Companion Events Message from Curt Curtis
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September 16, 2011

The effective date for the new Rally Regulations is April 1, 2012. However, since April 1st falls on a Sunday, AKC has set an implementation date for the new Rally Regulations as Wednesday, April 4, 2012. This implementation date will avoid judges from having to use one set of regulations on Saturday and a new set of regulations on Sunday. Judges who are officiating events on this weekend have been contacted and advised to use the current Rally Regulations as they are written.

The most up-to-date information is available on the AKC Website.
At the below links you will find some helpful information regarding the new Rally Requirements: All AKC Rally Judges should become familiar with these changes and regulations prior to the effective date of April 1, 2012.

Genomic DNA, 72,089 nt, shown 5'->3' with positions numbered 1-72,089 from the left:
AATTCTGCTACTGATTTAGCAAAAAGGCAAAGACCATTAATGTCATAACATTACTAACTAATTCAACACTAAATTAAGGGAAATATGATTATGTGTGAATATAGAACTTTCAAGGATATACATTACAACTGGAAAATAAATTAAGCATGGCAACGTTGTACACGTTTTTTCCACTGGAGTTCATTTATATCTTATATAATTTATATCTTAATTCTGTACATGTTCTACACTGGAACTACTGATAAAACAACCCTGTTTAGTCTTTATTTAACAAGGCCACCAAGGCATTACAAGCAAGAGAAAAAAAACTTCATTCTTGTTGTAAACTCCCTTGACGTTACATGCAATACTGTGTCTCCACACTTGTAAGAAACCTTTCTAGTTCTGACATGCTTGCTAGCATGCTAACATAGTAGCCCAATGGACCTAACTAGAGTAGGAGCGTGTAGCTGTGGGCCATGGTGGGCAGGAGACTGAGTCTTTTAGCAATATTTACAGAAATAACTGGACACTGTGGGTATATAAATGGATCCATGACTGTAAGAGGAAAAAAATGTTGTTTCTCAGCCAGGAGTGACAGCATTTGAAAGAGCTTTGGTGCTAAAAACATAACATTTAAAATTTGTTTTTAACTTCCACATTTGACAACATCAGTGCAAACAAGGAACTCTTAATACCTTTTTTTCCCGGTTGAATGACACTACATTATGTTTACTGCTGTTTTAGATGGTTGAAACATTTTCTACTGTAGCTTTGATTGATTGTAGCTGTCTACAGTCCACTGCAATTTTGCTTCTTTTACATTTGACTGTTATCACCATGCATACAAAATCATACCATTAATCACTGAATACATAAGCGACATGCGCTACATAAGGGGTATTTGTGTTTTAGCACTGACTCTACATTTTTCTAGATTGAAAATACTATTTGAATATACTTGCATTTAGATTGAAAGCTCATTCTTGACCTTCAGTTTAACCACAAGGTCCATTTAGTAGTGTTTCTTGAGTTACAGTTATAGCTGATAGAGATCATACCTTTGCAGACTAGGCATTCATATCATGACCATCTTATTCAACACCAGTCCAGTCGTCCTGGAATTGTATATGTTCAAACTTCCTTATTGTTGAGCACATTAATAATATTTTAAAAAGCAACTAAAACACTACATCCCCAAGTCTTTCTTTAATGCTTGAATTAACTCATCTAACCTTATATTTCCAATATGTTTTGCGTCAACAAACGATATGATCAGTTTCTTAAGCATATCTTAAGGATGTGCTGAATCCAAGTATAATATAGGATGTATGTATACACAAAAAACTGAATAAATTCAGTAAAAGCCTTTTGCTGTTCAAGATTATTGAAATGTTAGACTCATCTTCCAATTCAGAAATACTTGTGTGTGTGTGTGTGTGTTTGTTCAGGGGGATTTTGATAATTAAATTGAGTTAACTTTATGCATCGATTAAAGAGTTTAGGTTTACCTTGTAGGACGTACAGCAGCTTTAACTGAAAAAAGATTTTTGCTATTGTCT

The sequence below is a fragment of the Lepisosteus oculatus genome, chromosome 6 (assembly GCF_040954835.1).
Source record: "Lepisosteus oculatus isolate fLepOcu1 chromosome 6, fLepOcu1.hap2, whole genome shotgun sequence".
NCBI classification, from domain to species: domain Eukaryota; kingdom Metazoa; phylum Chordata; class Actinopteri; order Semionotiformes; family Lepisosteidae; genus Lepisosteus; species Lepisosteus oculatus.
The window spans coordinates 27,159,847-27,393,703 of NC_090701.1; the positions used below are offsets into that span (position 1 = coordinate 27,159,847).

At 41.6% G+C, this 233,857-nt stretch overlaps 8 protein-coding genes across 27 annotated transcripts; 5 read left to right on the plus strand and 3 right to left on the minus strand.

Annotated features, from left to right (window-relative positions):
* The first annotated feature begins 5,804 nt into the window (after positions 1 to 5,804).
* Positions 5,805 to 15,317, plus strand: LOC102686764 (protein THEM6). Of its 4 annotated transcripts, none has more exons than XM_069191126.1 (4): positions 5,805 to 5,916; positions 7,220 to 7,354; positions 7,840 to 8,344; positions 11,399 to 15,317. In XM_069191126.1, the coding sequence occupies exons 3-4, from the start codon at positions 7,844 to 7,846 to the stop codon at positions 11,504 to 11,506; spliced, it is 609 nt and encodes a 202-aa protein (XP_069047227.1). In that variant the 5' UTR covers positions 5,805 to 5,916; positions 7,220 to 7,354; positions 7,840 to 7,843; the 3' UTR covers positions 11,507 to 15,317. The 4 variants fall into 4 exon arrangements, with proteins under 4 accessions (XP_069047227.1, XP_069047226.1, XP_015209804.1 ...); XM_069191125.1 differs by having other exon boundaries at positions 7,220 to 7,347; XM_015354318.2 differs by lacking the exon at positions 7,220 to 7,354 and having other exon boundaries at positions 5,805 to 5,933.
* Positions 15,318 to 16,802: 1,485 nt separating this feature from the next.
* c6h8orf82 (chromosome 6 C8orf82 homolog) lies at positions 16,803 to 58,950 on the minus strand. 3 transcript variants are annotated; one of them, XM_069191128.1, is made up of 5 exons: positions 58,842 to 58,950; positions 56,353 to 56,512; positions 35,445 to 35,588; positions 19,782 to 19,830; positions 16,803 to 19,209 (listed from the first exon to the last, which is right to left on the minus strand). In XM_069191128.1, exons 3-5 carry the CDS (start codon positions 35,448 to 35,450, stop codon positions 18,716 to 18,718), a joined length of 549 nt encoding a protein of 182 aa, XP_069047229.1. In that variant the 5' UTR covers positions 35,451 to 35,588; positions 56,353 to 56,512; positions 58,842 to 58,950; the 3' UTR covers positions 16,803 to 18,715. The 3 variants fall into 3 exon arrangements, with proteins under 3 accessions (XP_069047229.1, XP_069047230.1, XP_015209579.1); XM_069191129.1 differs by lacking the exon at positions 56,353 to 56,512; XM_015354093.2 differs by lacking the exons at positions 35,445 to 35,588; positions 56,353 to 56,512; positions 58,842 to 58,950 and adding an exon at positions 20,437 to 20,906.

We expect our judges to gradually incorporate the new available signs into their courses as they discover the best way to use each one. The new stations will provide exhibitors an opportunity to show off the teamwork achieved between them and their dog.

Aside from the new signs, the overall changes are fairly minimal and were implemented to allow judges to evaluate and score the degree of an error, rather than tabulate, as the premise of scoring remains the same; “Any faults in traditional AKC Obedience that would be evaluated and scored as a one-point deduction or more should be scored the same in rally, unless otherwise mentioned in the Rally Regulations.

Judges are required to penalize a lack of naturalness on the handler which includes the luring, begging and pleading behaviors used repeatedly with an unresponsive dog. Previously these should have been penalized under lack of briskness and lack of teamwork.

The general performance requirements have not changed. Perfect heel position is not required to be successful in Rally. However, as has always been the case, the dog and handler should move continuously at a brisk but normal pace with the dog under control and with a sense of teamwork.